The role of attention control in mediating the relationship between Hick reaction time slopes and intelligence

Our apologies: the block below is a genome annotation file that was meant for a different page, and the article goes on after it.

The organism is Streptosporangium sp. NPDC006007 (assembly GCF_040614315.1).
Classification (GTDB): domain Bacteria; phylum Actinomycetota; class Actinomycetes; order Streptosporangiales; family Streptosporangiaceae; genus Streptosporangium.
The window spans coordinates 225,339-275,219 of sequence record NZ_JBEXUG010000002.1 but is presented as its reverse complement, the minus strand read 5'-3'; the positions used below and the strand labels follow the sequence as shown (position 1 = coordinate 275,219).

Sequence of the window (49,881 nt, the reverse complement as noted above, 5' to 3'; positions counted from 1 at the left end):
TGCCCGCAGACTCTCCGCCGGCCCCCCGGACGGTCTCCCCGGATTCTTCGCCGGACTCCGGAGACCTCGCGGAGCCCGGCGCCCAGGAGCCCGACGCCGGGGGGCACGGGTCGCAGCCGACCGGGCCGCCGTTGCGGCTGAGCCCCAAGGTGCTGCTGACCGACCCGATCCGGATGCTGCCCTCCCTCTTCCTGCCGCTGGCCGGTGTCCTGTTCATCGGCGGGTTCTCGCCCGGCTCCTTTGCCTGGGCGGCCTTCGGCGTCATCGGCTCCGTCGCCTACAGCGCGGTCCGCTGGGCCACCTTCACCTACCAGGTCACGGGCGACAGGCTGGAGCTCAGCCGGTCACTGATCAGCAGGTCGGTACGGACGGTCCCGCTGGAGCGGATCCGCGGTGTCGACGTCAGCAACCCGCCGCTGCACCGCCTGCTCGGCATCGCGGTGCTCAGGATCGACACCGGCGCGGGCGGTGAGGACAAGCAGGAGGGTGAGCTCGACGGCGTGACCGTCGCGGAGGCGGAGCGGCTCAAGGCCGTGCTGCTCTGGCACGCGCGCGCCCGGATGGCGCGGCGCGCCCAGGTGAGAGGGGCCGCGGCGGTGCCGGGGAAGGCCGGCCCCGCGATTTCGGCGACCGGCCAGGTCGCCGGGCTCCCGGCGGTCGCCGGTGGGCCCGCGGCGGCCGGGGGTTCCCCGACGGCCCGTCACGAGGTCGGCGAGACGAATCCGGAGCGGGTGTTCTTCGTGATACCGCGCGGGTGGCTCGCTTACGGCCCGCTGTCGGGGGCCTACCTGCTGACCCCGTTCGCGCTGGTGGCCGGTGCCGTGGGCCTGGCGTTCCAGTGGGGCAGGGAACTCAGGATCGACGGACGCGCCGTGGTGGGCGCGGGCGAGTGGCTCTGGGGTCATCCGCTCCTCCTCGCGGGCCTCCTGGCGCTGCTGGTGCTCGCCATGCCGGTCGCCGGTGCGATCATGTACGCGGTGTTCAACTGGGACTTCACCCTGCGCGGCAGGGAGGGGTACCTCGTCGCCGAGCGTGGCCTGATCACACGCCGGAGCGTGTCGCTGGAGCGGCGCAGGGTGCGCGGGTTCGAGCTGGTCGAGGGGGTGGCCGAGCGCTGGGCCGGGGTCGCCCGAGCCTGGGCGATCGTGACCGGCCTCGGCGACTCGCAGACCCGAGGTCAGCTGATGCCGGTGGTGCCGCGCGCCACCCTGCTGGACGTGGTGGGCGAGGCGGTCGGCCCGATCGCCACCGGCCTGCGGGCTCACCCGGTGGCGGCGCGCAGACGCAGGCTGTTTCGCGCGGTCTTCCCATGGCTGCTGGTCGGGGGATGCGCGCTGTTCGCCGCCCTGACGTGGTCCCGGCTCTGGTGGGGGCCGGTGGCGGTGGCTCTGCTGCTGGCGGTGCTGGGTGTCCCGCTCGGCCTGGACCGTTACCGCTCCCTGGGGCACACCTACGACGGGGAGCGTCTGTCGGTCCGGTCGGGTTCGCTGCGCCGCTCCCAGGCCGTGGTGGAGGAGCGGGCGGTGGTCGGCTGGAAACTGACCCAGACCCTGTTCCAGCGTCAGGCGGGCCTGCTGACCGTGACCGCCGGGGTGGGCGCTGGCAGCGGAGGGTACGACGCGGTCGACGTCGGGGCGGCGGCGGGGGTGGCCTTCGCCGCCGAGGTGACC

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In 1993, psychologists found that the Hick Task, a commonly used task to explore the relationship between speed of information processing (SOIP) and reaction times, may have results due to attentional breadth confounds (Bors et al., 1993). However, there were no studies that attempted to replicate this finding. In our study, we aimed to replicate the results of Bors et al. (1993) and expanded it by including attention measures. We recruited 44 participants from the Georgia Tech and Atlanta communities and asked them to complete cognitive tasks. We retained the attentional breadth confound in our “spread” condition but eliminated it with our “center” condition. We hypothesized that participants would have faster reaction times on the center condition, that reaction times in the center condition would correlate more strongly with attention and intelligence measures, and that attention measures would correlate to intelligence measures. A repeated-measures ANOVA found that there was a significant difference between reaction times on the 1-bit spread and 1-bit center conditions, but no such relationship between the 0-bit and 1-bit spread conditions. Additionally, the only significant correlation was between the two 1-bit reaction times. These findings were not what we expected, but give insight into future directions, including repeating the study with a more diverse sample, and exploring why there is an unexpected relationship between the 1-bit center and spread conditions.